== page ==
Vaccinia virus (VACV), the prototype poxvirus, actively reprograms host cell metabolism upon infection. However, the nature and molecular mechanisms remain largely elusive. Given the diverse nutritional exposures of cells in different physiological contexts, it is essential to understand how VACV may alter various metabolic pathways in different nutritional conditions. In this study, we established the importance of de novo pyrimidine biosynthesis in VACV infection. We elucidated the significance of vaccinia growth factor (VGF), a viral early protein and a homolog of cellular epidermal growth factor, in enabling VACV to phosphorylate the key enzyme CAD of the de novo pyrimidine pathway at serine 1859, a site known to positively regulate CAD activity. While nutrient-poor conditions typically inhibit mTORC1 activation, VACV activates CAD via mTORC1-S6K1 signaling axis, in conditions where glutamine and asparagine are absent. However, unlike its cellular homolog, epidermal growth factor (EGF), VGF peptide alone in the absence of VACV infection has minimal ability to activate CAD, suggestive of the involvement of other viral factor(s) and differential functions to EGF acquired during poxvirus evolution. Our research provides a foundation for understanding the regulation of a significant metabolic pathway, namely, de novo pyrimidine synthesis during VACV infection, shedding new light on viral regulation under distinct nutritional environments. This study not only has the potential to contribute to the advancement of antiviral treatments but also improve the development of VACV as an oncolytic agent and vaccine vector.Importance: Our research provides new insights into how VACV alters the mTORC1-CAD signaling axis under different nutritional cues. The identification of how VACV regulates a major enzyme, CAD, within the de novo pyrimidine synthesis pathway, establishes a molecular mechanism for determining how VACV reshapes this essential pathway, necessary for facilitating efficient VACV replication. We further emphasize that, despite nutrient-poor conditions, which typically inhibit mTORC1 activation, VACV can stimulate mTORC1. We identify its early growth factor, VGF, as an important factor for this stimulation of mTORC1 and its downstream effector CAD, revealing a new mechanism for how VACV sustains mTORC1-CAD axis activation under these nutrient deficient conditions. This work provides fresh insights into the molecular mechanisms of mTORC1-CAD regulation, which has the potential to be utilized to enhance VACV as an oncolytic tool, vaccine vector and aid in the development of antiviral drugs.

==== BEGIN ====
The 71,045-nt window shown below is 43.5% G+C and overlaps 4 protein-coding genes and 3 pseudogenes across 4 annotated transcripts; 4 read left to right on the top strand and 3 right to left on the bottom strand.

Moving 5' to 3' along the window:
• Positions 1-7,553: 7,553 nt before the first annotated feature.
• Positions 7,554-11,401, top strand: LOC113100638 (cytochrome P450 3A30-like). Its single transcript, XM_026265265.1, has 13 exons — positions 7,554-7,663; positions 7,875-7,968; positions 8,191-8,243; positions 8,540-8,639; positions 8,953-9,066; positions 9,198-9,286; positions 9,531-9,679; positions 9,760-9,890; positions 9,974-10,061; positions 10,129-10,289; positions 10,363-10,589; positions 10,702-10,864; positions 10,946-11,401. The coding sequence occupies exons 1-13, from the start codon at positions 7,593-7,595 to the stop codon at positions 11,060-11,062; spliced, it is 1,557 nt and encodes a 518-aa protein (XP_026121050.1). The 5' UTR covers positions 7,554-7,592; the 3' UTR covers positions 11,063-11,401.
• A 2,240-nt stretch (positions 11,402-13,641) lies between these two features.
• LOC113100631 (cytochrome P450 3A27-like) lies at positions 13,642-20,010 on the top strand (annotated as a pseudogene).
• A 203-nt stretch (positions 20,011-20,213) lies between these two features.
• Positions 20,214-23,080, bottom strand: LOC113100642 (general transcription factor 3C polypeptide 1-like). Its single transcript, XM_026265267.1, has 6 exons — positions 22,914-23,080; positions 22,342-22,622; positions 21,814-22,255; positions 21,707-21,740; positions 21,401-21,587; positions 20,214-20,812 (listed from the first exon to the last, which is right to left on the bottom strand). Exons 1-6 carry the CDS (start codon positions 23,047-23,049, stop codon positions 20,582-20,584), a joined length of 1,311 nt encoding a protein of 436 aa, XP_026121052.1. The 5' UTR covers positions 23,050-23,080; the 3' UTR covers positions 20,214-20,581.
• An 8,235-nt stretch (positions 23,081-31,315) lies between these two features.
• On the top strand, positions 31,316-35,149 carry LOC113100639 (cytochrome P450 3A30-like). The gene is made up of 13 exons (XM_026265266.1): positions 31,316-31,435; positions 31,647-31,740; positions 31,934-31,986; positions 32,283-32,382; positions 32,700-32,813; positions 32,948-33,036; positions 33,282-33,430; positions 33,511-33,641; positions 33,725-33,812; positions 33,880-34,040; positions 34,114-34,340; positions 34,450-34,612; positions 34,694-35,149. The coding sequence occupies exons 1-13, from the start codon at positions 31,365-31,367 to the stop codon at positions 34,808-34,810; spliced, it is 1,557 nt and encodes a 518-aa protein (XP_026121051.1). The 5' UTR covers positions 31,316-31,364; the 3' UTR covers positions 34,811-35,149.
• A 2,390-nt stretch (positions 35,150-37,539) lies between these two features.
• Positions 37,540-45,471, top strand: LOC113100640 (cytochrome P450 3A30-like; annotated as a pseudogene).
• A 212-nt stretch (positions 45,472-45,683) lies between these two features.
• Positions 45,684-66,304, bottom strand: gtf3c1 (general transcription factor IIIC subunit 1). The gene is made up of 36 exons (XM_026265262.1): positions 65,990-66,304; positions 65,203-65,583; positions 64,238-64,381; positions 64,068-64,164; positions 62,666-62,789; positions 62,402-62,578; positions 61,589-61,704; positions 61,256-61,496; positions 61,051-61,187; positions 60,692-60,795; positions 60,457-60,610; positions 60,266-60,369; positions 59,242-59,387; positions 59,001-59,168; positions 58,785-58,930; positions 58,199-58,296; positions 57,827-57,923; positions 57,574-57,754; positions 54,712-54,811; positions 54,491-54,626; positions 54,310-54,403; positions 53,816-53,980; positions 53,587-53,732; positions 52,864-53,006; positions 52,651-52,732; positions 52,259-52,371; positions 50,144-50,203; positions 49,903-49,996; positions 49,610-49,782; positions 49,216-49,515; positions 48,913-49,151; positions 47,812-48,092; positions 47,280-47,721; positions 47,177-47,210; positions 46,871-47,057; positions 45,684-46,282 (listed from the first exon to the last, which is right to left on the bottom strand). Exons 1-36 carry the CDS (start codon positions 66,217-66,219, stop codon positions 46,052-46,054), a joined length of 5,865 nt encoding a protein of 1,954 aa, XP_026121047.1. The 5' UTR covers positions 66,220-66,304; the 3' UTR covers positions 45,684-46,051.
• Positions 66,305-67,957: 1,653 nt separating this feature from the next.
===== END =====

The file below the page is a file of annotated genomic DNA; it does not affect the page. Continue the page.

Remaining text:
5. FASEB J. 2024 Jul 31. 38(14): e23827